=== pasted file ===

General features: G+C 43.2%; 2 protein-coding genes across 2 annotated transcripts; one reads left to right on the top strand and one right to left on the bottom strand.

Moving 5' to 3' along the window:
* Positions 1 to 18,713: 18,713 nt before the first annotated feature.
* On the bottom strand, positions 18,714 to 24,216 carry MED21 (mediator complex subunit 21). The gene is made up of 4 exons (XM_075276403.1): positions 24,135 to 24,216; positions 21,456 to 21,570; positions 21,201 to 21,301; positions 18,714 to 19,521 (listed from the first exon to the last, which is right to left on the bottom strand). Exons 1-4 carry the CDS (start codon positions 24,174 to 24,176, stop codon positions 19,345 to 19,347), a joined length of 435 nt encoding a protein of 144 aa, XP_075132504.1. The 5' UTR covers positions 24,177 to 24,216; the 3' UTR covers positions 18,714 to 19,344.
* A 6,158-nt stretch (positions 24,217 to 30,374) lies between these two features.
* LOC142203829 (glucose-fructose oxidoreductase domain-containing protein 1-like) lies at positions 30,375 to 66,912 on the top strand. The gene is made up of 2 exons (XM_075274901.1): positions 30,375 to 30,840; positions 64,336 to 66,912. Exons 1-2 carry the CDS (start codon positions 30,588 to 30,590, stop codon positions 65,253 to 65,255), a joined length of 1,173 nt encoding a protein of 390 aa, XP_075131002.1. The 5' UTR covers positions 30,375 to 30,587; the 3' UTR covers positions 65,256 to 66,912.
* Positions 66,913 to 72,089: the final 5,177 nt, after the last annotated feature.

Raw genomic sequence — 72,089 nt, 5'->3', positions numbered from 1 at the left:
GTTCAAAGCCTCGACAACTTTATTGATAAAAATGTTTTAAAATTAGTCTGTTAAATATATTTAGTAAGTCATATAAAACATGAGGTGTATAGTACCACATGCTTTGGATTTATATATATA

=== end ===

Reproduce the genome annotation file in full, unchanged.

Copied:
General features: G+C 43.2%; 2 protein-coding genes across 2 annotated transcripts; one reads left to right on the top strand and one right to left on the bottom strand.

Moving 5' to 3' along the window:
* Positions 1 to 18,713: 18,713 nt before the first annotated feature.
* On the bottom strand, positions 18,714 to 24,216 carry MED21 (mediator complex subunit 21). The gene is made up of 4 exons (XM_075276403.1): positions 24,135 to 24,216; positions 21,456 to 21,570; positions 21,201 to 21,301; positions 18,714 to 19,521 (listed from the first exon to the last, which is right to left on the bottom strand). Exons 1-4 carry the CDS (start codon positions 24,174 to 24,176, stop codon positions 19,345 to 19,347), a joined length of 435 nt encoding a protein of 144 aa, XP_075132504.1. The 5' UTR covers positions 24,177 to 24,216; the 3' UTR covers positions 18,714 to 19,344.
* A 6,158-nt stretch (positions 24,217 to 30,374) lies between these two features.
* LOC142203829 (glucose-fructose oxidoreductase domain-containing protein 1-like) lies at positions 30,375 to 66,912 on the top strand. The gene is made up of 2 exons (XM_075274901.1): positions 30,375 to 30,840; positions 64,336 to 66,912. Exons 1-2 carry the CDS (start codon positions 30,588 to 30,590, stop codon positions 65,253 to 65,255), a joined length of 1,173 nt encoding a protein of 390 aa, XP_075131002.1. The 5' UTR covers positions 30,375 to 30,587; the 3' UTR covers positions 65,256 to 66,912.
* Positions 66,913 to 72,089: the final 5,177 nt, after the last annotated feature.

Raw genomic sequence — 72,089 nt, 5'->3', positions numbered from 1 at the left:
GTTCAAAGCCTCGACAACTTTATTGATAAAAATGTTTTAAAATTAGTCTGTTAAATATATTTAGTAAGTCATATAAAACATGAGGTGTATAGTACCACATGCTTTGGATTTATATATATA